they are seldom unoccupied. On Sundays the women lay aside their
spinning apparatus, but immediately after mass, groups of them may be
seen playing cards, at which they continue during the whole day; as
they do not play for money, they use'only french beans as counters.
Until I gained sufficient strength to leave the island, I also spent
much of my time under the shade of this tree, either listening to the
conversation of these people, or answering the thousand and one
questions put by them respecting my own and other distant countries.
These questions were often sufficiently ridiculous, and I could often
perceive that my answers were considered stretches of the long bow,
although they were too polite to say so; nor was it only among the poor
islanders of San Pedro, that I observed this to be the case, for the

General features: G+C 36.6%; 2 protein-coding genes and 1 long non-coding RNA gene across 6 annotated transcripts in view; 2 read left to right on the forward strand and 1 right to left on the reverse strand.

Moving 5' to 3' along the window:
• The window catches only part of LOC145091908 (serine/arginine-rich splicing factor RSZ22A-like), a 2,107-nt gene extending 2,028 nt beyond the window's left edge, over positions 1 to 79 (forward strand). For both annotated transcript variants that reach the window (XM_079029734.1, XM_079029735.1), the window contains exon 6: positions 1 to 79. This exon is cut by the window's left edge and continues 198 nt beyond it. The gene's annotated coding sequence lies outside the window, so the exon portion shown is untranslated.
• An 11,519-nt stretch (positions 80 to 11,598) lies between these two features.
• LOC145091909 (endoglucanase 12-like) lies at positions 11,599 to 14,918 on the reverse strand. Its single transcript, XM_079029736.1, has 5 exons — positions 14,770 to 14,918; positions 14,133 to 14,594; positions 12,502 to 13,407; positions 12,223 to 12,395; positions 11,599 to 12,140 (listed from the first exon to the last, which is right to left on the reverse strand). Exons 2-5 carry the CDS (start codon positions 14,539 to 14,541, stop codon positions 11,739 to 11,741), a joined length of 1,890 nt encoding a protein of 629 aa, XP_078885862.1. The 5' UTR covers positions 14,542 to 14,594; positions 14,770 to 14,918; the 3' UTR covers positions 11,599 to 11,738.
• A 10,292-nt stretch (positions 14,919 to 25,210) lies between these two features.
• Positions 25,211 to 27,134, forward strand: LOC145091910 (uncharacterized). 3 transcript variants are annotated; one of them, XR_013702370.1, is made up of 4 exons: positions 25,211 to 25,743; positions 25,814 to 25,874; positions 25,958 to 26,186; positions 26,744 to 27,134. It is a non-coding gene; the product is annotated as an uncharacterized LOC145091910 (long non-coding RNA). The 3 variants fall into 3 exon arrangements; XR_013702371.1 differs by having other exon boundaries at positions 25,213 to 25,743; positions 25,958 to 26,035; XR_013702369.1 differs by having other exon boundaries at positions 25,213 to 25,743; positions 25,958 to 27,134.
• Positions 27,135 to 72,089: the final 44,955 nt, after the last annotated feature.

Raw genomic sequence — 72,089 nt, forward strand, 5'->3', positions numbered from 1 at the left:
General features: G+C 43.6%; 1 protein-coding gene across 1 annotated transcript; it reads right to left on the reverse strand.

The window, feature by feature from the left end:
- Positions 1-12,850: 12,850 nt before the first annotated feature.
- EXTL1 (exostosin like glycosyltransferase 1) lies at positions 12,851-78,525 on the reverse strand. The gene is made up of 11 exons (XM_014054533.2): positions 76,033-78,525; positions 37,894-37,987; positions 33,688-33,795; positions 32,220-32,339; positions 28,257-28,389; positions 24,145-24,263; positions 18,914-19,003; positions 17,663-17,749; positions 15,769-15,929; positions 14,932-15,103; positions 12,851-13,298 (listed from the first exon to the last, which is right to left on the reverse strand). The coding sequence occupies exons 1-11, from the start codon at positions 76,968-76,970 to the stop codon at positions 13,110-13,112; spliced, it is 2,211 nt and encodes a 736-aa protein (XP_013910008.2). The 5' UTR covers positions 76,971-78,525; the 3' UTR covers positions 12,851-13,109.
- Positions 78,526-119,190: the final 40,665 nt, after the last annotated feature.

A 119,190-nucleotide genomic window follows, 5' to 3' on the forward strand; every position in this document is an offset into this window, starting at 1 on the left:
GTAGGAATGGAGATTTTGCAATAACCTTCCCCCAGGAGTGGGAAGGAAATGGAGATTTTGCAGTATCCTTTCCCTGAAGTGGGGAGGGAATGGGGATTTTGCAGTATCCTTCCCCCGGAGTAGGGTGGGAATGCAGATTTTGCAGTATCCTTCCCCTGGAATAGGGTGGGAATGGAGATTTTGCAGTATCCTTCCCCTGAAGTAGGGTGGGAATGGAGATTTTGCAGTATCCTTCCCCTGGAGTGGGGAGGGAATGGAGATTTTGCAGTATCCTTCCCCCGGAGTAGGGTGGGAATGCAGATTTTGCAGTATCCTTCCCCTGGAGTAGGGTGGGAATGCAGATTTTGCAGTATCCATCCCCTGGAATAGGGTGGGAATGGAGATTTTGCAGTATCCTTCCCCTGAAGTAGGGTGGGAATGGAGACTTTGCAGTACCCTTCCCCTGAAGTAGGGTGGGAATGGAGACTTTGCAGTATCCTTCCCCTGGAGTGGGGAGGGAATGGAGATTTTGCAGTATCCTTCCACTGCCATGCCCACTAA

same often occurred among those who were considered well educated
people. I remember once to have been conversing with the President of
one of the inland provinces about Steam Navigation, and on telling him
that many of the English Steam-boats were now entirely constructed of
iron, he did not say he did not believe me, but simply remarked " that
in Brazil, when iron was put into the water it always sank."
the twelfth of March I took leave of my Indian friends, and embarked in
a canoe which I hired to take me down to Penedo, having been exactly a
fortnight on the island. We reached that place on the morning of the
fourteenth, when I received a kind welcome from my friend the Juiz de
Direito. I landed several times during the passage, for the purpose of
making collections of living plants of the different kinds of Cacti, which
grow in great abundance on the banks of the river, wherever they are
rocky. At one of the places where we stopped, I observed several fine
trees of Peltopkomm Vogelianum, Benth. This tree, which belongs to the natural order Leguminosce, reaches
to the height of about forty feet, and has a great branching top : the
leaves are large but very much subdivided, and very graceful, having
more the appearance of the frond of a fern, than the leaf of a tree.
The racemes of flowers which grow at the ends of the branches, are
often more than a foot long, and the flowers are of a beautiful golden
colour; at a dis-